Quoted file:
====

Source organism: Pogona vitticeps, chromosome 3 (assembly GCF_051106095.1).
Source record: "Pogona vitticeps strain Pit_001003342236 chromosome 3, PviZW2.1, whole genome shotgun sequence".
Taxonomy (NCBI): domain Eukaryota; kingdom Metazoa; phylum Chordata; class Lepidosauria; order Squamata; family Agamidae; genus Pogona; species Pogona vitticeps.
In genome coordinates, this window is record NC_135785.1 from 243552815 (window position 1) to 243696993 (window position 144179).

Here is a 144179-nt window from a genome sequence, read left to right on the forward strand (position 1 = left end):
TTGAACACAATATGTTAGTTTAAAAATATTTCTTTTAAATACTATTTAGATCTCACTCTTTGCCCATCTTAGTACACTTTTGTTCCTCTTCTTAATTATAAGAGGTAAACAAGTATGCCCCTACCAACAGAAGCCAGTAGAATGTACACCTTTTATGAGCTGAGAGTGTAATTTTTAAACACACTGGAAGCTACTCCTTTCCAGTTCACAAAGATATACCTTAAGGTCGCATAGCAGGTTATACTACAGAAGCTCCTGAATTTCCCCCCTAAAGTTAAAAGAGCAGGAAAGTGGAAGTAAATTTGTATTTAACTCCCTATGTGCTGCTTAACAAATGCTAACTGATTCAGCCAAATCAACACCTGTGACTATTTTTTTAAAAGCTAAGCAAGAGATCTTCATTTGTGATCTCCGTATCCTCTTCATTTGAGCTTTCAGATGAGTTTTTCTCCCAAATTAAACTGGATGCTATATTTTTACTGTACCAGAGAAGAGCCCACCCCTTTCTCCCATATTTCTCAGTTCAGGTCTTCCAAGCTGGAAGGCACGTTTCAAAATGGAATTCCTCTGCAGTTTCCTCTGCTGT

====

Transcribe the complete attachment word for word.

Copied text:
Source organism: Pogona vitticeps, chromosome 3 (assembly GCF_051106095.1).
Source record: "Pogona vitticeps strain Pit_001003342236 chromosome 3, PviZW2.1, whole genome shotgun sequence".
Taxonomy (NCBI): domain Eukaryota; kingdom Metazoa; phylum Chordata; class Lepidosauria; order Squamata; family Agamidae; genus Pogona; species Pogona vitticeps.
In genome coordinates, this window is record NC_135785.1 from 243552815 (window position 1) to 243696993 (window position 144179).

Here is a 144179-nt window from a genome sequence, read left to right on the forward strand (position 1 = left end):
TTGAACACAATATGTTAGTTTAAAAATATTTCTTTTAAATACTATTTAGATCTCACTCTTTGCCCATCTTAGTACACTTTTGTTCCTCTTCTTAATTATAAGAGGTAAACAAGTATGCCCCTACCAACAGAAGCCAGTAGAATGTACACCTTTTATGAGCTGAGAGTGTAATTTTTAAACACACTGGAAGCTACTCCTTTCCAGTTCACAAAGATATACCTTAAGGTCGCATAGCAGGTTATACTACAGAAGCTCCTGAATTTCCCCCCTAAAGTTAAAAGAGCAGGAAAGTGGAAGTAAATTTGTATTTAACTCCCTATGTGCTGCTTAACAAATGCTAACTGATTCAGCCAAATCAACACCTGTGACTATTTTTTTAAAAGCTAAGCAAGAGATCTTCATTTGTGATCTCCGTATCCTCTTCATTTGAGCTTTCAGATGAGTTTTTCTCCCAAATTAAACTGGATGCTATATTTTTACTGTACCAGAGAAGAGCCCACCCCTTTCTCCCATATTTCTCAGTTCAGGTCTTCCAAGCTGGAAGGCACGTTTCAAAATGGAATTCCTCTGCAGTTTCCTCTGCTGT